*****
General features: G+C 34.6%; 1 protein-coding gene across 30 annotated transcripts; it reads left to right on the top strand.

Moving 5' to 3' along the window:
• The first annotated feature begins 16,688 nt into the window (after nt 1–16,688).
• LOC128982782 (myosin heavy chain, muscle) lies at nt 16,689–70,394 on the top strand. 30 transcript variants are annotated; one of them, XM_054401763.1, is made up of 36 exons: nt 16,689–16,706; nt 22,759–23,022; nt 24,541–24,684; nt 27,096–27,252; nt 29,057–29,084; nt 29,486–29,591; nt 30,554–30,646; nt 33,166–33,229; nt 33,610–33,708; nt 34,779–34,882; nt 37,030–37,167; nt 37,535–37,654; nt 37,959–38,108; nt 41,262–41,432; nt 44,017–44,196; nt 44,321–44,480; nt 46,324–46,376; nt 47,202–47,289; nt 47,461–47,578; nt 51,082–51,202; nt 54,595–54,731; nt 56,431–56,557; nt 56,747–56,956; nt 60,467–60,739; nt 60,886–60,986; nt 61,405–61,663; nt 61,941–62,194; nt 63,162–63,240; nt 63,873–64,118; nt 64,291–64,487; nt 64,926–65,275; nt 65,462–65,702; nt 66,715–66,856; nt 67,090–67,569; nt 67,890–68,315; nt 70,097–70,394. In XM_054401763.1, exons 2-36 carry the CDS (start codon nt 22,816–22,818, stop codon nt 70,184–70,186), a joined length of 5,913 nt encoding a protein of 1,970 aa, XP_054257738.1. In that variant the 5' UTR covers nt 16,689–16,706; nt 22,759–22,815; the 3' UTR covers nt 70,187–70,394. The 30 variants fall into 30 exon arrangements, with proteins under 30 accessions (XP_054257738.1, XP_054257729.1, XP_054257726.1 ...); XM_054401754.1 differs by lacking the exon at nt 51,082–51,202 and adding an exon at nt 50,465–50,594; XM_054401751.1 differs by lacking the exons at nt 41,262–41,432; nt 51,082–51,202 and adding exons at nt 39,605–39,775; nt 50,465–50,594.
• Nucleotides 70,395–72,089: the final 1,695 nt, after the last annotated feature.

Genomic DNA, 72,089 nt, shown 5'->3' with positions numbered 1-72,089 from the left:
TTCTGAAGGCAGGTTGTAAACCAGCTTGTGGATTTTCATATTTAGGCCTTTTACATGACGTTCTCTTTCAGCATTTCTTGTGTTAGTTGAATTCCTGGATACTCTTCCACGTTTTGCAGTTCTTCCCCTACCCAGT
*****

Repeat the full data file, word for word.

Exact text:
General features: G+C 34.6%; 1 protein-coding gene across 30 annotated transcripts; it reads left to right on the top strand.

Moving 5' to 3' along the window:
• The first annotated feature begins 16,688 nt into the window (after nt 1–16,688).
• LOC128982782 (myosin heavy chain, muscle) lies at nt 16,689–70,394 on the top strand. 30 transcript variants are annotated; one of them, XM_054401763.1, is made up of 36 exons: nt 16,689–16,706; nt 22,759–23,022; nt 24,541–24,684; nt 27,096–27,252; nt 29,057–29,084; nt 29,486–29,591; nt 30,554–30,646; nt 33,166–33,229; nt 33,610–33,708; nt 34,779–34,882; nt 37,030–37,167; nt 37,535–37,654; nt 37,959–38,108; nt 41,262–41,432; nt 44,017–44,196; nt 44,321–44,480; nt 46,324–46,376; nt 47,202–47,289; nt 47,461–47,578; nt 51,082–51,202; nt 54,595–54,731; nt 56,431–56,557; nt 56,747–56,956; nt 60,467–60,739; nt 60,886–60,986; nt 61,405–61,663; nt 61,941–62,194; nt 63,162–63,240; nt 63,873–64,118; nt 64,291–64,487; nt 64,926–65,275; nt 65,462–65,702; nt 66,715–66,856; nt 67,090–67,569; nt 67,890–68,315; nt 70,097–70,394. In XM_054401763.1, exons 2-36 carry the CDS (start codon nt 22,816–22,818, stop codon nt 70,184–70,186), a joined length of 5,913 nt encoding a protein of 1,970 aa, XP_054257738.1. In that variant the 5' UTR covers nt 16,689–16,706; nt 22,759–22,815; the 3' UTR covers nt 70,187–70,394. The 30 variants fall into 30 exon arrangements, with proteins under 30 accessions (XP_054257738.1, XP_054257729.1, XP_054257726.1 ...); XM_054401754.1 differs by lacking the exon at nt 51,082–51,202 and adding an exon at nt 50,465–50,594; XM_054401751.1 differs by lacking the exons at nt 41,262–41,432; nt 51,082–51,202 and adding exons at nt 39,605–39,775; nt 50,465–50,594.
• Nucleotides 70,395–72,089: the final 1,695 nt, after the last annotated feature.

Genomic DNA, 72,089 nt, shown 5'->3' with positions numbered 1-72,089 from the left:
TTCTGAAGGCAGGTTGTAAACCAGCTTGTGGATTTTCATATTTAGGCCTTTTACATGACGTTCTCTTTCAGCATTTCTTGTGTTAGTTGAATTCCTGGATACTCTTCCACGTTTTGCAGTTCTTCCCCTACCCAGT